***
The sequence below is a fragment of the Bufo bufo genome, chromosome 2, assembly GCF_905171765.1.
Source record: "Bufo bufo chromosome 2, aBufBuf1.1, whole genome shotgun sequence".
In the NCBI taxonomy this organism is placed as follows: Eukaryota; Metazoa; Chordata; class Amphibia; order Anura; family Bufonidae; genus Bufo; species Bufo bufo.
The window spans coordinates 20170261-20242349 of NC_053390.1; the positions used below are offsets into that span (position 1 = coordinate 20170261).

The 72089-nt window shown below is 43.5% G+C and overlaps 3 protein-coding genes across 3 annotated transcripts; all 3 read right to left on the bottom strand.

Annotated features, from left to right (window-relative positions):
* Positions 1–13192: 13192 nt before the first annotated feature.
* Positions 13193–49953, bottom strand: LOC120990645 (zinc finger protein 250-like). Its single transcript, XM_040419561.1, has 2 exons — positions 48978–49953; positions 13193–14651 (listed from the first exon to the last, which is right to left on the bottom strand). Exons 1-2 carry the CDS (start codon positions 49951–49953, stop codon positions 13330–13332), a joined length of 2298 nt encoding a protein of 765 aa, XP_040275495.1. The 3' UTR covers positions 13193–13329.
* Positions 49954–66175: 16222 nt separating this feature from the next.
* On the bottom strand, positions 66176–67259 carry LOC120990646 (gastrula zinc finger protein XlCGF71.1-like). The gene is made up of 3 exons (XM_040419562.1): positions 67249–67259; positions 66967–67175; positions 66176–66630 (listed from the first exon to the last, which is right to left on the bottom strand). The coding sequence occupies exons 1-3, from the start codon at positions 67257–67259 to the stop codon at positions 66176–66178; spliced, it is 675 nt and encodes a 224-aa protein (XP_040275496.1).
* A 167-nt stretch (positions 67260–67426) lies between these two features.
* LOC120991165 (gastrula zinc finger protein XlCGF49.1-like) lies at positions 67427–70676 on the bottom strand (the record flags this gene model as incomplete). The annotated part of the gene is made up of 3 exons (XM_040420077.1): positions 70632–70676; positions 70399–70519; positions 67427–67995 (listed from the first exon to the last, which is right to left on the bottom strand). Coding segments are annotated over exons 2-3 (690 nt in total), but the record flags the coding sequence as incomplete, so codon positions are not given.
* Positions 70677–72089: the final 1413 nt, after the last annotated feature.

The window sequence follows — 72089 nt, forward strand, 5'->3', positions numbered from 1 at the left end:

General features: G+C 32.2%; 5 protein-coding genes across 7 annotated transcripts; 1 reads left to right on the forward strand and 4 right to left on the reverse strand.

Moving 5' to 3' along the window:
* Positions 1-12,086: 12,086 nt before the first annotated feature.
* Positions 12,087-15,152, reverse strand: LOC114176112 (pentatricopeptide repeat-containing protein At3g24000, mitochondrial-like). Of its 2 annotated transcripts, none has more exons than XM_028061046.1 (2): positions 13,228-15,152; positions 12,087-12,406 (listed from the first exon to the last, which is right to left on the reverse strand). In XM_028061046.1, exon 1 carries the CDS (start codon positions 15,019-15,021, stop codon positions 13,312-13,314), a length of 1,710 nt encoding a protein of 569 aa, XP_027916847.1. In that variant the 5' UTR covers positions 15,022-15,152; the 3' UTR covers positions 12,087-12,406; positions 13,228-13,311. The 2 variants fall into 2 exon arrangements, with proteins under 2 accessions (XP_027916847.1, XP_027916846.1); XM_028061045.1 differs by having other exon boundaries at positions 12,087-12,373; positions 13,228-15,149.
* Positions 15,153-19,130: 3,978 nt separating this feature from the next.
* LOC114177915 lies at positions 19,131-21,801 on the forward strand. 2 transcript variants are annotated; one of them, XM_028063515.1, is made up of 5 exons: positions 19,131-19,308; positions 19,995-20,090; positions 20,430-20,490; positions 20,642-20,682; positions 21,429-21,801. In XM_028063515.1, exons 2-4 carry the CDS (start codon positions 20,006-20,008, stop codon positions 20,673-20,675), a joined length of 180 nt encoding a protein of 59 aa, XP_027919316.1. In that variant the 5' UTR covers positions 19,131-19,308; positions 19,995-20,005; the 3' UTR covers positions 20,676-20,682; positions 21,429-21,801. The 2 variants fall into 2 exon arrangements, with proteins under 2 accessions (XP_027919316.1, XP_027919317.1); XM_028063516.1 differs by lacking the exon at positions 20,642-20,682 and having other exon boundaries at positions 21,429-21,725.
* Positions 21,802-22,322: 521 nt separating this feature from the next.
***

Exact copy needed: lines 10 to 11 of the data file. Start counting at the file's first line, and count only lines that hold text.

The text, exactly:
* On the bottom strand, positions 66176–67259 carry LOC120990646 (gastrula zinc finger protein XlCGF71.1-like). The gene is made up of 3 exons (XM_040419562.1): positions 67249–67259; positions 66967–67175; positions 66176–66630 (listed from the first exon to the last, which is right to left on the bottom strand). The coding sequence occupies exons 1-3, from the start codon at positions 67257–67259 to the stop codon at positions 66176–66178; spliced, it is 675 nt and encodes a 224-aa protein (XP_040275496.1).
* A 167-nt stretch (positions 67260–67426) lies between these two features.